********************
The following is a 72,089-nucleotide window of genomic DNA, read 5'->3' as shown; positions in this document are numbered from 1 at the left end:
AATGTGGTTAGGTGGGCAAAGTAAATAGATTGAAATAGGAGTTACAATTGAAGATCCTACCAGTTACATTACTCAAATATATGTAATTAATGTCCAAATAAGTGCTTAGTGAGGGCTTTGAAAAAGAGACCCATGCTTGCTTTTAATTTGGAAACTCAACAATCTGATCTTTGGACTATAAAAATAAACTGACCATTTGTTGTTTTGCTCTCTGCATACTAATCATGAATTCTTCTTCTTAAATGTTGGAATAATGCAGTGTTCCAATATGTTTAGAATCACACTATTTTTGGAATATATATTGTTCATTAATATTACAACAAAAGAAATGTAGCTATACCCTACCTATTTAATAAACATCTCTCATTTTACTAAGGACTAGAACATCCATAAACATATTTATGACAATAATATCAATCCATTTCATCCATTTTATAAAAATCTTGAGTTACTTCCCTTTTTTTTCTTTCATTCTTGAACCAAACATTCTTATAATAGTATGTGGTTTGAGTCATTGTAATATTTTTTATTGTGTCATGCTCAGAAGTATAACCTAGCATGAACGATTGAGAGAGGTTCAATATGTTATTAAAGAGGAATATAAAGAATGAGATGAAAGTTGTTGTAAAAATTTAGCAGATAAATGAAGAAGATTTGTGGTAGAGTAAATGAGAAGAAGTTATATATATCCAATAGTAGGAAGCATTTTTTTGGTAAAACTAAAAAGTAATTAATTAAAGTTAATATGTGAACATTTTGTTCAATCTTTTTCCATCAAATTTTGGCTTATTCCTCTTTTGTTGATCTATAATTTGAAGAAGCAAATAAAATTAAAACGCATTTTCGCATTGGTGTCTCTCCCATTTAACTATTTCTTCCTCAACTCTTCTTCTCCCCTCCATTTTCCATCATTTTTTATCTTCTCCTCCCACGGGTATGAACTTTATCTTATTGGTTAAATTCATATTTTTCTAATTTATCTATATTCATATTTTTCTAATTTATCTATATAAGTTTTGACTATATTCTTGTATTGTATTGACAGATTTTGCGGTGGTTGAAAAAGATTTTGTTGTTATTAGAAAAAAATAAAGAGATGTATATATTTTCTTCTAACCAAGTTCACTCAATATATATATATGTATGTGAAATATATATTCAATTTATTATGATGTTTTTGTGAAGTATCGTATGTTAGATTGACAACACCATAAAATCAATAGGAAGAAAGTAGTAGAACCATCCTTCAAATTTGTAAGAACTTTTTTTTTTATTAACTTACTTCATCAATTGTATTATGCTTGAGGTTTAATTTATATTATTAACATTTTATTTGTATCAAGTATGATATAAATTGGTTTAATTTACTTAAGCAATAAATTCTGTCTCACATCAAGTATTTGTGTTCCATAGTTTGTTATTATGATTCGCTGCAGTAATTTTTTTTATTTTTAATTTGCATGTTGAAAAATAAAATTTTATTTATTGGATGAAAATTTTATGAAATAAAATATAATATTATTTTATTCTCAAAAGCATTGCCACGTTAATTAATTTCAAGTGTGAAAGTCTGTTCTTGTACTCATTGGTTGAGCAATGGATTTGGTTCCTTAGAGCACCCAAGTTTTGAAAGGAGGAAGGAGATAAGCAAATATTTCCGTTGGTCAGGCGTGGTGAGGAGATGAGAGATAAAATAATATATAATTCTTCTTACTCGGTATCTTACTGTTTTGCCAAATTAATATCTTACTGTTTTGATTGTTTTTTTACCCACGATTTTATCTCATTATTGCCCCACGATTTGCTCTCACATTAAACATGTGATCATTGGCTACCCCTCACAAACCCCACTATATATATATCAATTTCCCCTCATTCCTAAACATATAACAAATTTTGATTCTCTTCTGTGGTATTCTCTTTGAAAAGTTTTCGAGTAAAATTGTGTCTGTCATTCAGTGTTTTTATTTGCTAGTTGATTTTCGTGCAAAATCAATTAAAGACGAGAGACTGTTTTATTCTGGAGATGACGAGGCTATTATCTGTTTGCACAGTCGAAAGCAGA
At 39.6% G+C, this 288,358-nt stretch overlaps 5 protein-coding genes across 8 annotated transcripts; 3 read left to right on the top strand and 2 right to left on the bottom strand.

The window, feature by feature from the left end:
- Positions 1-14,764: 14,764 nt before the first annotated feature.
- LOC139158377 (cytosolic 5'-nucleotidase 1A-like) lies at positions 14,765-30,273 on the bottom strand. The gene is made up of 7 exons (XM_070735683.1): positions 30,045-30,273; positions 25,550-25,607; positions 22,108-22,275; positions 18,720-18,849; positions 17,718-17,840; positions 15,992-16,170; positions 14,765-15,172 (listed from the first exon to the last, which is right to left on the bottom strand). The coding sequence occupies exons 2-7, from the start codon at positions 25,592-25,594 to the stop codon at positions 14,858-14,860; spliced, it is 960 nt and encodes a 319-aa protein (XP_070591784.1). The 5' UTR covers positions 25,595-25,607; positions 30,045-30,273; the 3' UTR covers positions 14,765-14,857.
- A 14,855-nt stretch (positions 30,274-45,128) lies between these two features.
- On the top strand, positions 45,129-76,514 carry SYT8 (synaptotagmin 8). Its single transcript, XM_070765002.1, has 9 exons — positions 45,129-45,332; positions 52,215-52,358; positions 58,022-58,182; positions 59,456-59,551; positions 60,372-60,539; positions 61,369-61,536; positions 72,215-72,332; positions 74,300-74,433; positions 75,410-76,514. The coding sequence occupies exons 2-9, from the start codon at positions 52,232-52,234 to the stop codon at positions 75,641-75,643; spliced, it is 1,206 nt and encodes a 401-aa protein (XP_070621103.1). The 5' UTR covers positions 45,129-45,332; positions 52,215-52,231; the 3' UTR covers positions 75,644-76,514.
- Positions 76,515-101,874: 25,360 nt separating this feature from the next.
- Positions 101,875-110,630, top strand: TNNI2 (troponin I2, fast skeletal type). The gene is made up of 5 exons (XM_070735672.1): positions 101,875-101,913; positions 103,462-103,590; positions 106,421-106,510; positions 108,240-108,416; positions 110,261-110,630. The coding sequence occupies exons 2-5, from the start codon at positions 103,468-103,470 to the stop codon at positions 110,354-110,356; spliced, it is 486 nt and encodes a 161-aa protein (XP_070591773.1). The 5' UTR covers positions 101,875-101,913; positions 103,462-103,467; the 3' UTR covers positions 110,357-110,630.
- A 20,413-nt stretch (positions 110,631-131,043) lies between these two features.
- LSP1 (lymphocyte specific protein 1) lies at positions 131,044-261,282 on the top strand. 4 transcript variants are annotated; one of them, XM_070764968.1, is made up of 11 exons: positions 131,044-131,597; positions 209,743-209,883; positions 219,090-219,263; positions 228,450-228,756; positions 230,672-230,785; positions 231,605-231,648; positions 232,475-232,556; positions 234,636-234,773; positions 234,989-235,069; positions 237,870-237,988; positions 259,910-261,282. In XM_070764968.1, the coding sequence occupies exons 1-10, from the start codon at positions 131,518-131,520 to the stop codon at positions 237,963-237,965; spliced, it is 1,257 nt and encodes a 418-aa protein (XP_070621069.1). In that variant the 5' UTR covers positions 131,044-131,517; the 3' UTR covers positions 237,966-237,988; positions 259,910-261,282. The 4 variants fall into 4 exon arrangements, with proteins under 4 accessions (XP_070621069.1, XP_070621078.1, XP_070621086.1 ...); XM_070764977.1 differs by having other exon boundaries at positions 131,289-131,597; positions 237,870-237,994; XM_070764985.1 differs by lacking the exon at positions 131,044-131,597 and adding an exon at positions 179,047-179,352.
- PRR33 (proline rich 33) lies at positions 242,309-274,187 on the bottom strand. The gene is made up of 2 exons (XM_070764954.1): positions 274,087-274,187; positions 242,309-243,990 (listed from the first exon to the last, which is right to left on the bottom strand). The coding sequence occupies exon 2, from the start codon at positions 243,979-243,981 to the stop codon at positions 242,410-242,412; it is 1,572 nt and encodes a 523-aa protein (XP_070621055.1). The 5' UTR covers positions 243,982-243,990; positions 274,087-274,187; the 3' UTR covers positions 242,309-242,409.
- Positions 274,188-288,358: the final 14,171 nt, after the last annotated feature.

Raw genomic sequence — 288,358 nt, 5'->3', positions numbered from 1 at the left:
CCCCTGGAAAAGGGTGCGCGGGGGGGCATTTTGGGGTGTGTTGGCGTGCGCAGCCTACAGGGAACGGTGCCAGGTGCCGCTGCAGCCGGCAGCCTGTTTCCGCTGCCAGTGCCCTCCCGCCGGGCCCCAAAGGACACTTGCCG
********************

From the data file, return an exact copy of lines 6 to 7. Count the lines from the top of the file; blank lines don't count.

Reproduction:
- LOC139158377 (cytosolic 5'-nucleotidase 1A-like) lies at positions 14,765-30,273 on the bottom strand. The gene is made up of 7 exons (XM_070735683.1): positions 30,045-30,273; positions 25,550-25,607; positions 22,108-22,275; positions 18,720-18,849; positions 17,718-17,840; positions 15,992-16,170; positions 14,765-15,172 (listed from the first exon to the last, which is right to left on the bottom strand). The coding sequence occupies exons 2-7, from the start codon at positions 25,592-25,594 to the stop codon at positions 14,858-14,860; spliced, it is 960 nt and encodes a 319-aa protein (XP_070591784.1). The 5' UTR covers positions 25,595-25,607; positions 30,045-30,273; the 3' UTR covers positions 14,765-14,857.
- A 14,855-nt stretch (positions 30,274-45,128) lies between these two features.